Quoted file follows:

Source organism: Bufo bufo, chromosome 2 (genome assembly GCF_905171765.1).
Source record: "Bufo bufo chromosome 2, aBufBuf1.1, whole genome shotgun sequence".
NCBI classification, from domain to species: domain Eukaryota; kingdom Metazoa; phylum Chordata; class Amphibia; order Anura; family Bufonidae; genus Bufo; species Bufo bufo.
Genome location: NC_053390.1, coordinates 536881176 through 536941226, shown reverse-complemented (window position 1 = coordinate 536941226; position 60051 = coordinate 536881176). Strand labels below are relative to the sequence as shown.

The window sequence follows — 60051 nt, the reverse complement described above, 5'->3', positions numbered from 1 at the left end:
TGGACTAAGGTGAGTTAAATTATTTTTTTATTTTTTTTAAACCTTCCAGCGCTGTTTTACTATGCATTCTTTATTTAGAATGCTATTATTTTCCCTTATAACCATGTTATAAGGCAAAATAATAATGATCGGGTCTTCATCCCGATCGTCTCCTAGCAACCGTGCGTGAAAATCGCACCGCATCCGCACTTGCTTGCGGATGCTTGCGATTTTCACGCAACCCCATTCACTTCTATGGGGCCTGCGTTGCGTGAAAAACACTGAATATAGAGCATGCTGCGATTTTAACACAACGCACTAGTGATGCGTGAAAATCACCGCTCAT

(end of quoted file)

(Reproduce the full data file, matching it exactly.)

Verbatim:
Source organism: Bufo bufo, chromosome 2 (genome assembly GCF_905171765.1).
Source record: "Bufo bufo chromosome 2, aBufBuf1.1, whole genome shotgun sequence".
NCBI classification, from domain to species: domain Eukaryota; kingdom Metazoa; phylum Chordata; class Amphibia; order Anura; family Bufonidae; genus Bufo; species Bufo bufo.
Genome location: NC_053390.1, coordinates 536881176 through 536941226, shown reverse-complemented (window position 1 = coordinate 536941226; position 60051 = coordinate 536881176). Strand labels below are relative to the sequence as shown.

The window sequence follows — 60051 nt, the reverse complement described above, 5'->3', positions numbered from 1 at the left end:
TGGACTAAGGTGAGTTAAATTATTTTTTTATTTTTTTTAAACCTTCCAGCGCTGTTTTACTATGCATTCTTTATTTAGAATGCTATTATTTTCCCTTATAACCATGTTATAAGGCAAAATAATAATGATCGGGTCTTCATCCCGATCGTCTCCTAGCAACCGTGCGTGAAAATCGCACCGCATCCGCACTTGCTTGCGGATGCTTGCGATTTTCACGCAACCCCATTCACTTCTATGGGGCCTGCGTTGCGTGAAAAACACTGAATATAGAGCATGCTGCGATTTTAACACAACGCACTAGTGATGCGTGAAAATCACCGCTCAT